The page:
Germany has presented its coveted new immigration law but the initial reviews have been mixed. A draft law had been long demanded and previously promised in the coalition agreement. The new regulations reform the current immigration law of 2004 as well as labor market integration beyond asylum policy but refugees are only briefly mentioned there.
The focus of the new law is on bringing skilled workers to Germany. The country is facing a shortage of nurses, technicians and craftsmen against the backdrop of its aging population. The German Chamber of Industry and Commerce estimates that the country lacks around 1.6 million qualified workers. It is in this context that the new immigration proposal has garnered a lot of appraisal from economists.
The Federal Association of German small- and medium-sized enterprises would like to see a fast implementation of the planned law including a liberal design of the immigration rules. “We are very pleased that the government parties now finally want to create a reasonable immigration law, which SMEs have long been demanding,” Association President Hermann Sturm commented. “In the competition for qualified employees or junior staff, small and medium-sized companies almost always have the disadvantage compared to large companies.”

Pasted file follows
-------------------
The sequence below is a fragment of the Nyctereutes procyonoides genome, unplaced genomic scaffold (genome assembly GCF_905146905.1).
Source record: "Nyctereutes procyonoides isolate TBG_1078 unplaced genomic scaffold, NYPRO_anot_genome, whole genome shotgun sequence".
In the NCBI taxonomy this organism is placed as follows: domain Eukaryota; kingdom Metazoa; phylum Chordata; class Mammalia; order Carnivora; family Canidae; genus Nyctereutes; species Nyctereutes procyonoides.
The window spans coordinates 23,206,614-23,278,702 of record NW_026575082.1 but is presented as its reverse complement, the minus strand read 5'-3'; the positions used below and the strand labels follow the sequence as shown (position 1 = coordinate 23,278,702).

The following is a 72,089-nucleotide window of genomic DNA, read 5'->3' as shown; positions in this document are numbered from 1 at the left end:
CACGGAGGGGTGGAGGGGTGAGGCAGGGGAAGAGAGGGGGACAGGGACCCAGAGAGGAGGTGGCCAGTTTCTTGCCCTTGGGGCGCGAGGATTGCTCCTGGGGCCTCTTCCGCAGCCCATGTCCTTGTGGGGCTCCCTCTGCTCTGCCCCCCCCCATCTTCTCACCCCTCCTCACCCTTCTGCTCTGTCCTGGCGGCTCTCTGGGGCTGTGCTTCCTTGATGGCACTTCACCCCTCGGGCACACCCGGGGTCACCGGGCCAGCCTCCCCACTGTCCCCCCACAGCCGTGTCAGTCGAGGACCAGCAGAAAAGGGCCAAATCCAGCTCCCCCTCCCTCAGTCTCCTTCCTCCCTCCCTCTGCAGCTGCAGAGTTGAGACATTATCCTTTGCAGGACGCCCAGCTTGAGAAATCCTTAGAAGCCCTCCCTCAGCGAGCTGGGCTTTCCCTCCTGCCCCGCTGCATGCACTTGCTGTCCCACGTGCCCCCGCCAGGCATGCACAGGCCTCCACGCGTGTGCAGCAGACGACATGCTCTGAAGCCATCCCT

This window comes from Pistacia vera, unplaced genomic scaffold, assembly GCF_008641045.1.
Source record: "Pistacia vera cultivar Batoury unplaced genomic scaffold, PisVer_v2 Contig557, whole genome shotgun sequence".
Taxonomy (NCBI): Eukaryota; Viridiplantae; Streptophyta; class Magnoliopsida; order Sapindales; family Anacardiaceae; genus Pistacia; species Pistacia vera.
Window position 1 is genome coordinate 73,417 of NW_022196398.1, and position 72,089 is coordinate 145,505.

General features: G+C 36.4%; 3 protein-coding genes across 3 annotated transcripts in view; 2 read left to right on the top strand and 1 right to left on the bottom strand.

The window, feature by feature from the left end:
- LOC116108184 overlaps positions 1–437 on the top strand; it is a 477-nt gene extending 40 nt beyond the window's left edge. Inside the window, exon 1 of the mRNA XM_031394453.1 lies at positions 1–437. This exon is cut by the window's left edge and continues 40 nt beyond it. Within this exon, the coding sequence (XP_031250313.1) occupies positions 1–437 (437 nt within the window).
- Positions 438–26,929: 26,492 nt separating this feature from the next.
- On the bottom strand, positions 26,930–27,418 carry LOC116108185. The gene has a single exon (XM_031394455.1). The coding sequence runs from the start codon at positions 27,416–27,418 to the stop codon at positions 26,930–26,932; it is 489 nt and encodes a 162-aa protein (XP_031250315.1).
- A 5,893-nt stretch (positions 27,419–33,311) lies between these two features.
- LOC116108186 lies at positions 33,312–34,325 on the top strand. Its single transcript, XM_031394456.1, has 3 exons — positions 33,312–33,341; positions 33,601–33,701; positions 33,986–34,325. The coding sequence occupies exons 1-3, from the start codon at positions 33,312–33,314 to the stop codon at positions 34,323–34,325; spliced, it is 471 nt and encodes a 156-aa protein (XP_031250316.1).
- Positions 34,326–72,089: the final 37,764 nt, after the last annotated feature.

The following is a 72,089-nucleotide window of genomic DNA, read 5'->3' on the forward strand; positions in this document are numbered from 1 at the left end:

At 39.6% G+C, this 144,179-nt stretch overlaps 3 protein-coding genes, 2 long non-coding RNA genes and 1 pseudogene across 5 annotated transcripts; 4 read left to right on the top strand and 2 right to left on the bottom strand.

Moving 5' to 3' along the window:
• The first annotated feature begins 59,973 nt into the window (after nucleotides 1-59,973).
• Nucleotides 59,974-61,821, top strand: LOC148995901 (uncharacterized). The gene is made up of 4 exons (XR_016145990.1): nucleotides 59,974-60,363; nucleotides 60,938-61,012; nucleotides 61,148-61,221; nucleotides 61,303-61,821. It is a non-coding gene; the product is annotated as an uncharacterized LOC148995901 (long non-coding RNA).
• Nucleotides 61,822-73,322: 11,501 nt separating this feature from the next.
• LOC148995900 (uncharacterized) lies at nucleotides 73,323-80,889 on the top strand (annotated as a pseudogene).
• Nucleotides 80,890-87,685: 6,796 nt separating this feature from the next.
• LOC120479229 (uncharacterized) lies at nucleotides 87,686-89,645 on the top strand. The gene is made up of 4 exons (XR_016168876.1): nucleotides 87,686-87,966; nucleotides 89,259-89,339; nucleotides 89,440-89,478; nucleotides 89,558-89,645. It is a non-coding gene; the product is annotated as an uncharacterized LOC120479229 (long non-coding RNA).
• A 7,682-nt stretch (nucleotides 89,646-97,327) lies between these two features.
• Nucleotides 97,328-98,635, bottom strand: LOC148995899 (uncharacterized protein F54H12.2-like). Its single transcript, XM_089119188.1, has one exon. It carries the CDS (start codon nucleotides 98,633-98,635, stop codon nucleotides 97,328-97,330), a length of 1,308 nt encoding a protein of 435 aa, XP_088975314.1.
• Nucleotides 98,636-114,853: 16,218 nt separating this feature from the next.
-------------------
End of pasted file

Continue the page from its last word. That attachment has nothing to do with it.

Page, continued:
While the details still need to be flashed out, the proposal hints that the criteria for residence permits will be based on the professional qualifications, age, language skills, and evidence of having a concrete job offer. The new law, however, also seeks to prevent immigrants from exploiting the generosity of the welfare system in Germany. As Wolfgang Steiger pointed out, “successful integration does not take place through welfare systems but only through the labor market. On the contrary, the abundant social care even promotes parallel societies and inhibits integration.”